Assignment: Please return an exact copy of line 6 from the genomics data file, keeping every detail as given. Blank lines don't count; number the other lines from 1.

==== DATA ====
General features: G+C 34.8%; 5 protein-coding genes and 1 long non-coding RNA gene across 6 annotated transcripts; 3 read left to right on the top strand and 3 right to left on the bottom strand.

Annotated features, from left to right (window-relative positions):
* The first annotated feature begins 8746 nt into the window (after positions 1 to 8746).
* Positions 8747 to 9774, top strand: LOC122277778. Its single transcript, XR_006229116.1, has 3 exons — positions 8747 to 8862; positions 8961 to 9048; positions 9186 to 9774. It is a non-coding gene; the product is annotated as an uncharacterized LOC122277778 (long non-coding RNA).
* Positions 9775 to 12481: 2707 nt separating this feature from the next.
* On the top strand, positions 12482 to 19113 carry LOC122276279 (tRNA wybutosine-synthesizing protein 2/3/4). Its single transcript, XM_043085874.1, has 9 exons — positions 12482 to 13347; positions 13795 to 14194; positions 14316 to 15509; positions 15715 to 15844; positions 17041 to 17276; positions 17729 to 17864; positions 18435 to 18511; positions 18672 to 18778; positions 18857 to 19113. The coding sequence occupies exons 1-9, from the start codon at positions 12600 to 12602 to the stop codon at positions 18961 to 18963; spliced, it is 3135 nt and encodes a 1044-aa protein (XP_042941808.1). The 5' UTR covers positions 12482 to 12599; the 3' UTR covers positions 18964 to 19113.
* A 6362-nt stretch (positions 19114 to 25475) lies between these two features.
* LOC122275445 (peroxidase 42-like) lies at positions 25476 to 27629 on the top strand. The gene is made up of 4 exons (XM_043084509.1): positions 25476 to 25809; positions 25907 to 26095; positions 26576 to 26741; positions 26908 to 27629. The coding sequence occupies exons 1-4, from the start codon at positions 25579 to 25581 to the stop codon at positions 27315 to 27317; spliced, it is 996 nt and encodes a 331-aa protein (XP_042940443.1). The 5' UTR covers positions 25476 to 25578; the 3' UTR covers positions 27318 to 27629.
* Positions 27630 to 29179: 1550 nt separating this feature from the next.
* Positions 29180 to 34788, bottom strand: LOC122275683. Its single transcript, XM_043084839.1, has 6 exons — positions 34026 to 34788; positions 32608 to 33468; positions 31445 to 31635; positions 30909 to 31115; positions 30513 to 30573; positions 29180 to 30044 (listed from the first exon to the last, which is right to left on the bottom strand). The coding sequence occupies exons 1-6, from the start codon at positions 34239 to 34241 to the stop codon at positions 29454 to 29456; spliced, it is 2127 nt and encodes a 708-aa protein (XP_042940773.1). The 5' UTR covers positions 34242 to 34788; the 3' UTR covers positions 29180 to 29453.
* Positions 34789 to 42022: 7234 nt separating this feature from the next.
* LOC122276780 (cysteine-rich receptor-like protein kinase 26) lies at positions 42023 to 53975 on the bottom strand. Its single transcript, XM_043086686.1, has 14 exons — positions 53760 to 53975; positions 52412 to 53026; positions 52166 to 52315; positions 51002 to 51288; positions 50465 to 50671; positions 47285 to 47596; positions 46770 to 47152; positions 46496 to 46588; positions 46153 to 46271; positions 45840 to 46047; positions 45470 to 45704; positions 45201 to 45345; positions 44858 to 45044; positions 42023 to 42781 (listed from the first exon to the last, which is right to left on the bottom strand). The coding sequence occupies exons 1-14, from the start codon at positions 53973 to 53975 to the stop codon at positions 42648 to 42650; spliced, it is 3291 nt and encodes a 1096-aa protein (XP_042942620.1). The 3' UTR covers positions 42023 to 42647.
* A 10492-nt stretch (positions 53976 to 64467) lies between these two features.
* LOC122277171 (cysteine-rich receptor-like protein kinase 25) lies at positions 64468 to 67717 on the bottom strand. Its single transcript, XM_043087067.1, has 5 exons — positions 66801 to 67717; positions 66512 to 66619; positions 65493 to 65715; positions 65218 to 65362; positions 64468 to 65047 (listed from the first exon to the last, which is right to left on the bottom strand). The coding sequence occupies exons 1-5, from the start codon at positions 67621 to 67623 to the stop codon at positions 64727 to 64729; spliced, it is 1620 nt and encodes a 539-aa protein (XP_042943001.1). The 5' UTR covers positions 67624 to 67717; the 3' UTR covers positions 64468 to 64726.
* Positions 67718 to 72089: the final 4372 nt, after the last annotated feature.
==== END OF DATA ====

* On the top strand, positions 12482 to 19113 carry LOC122276279 (tRNA wybutosine-synthesizing protein 2/3/4). Its single transcript, XM_043085874.1, has 9 exons — positions 12482 to 13347; positions 13795 to 14194; positions 14316 to 15509; positions 15715 to 15844; positions 17041 to 17276; positions 17729 to 17864; positions 18435 to 18511; positions 18672 to 18778; positions 18857 to 19113. The coding sequence occupies exons 1-9, from the start codon at positions 12600 to 12602 to the stop codon at positions 18961 to 18963; spliced, it is 3135 nt and encodes a 1044-aa protein (XP_042941808.1). The 5' UTR covers positions 12482 to 12599; the 3' UTR covers positions 18964 to 19113.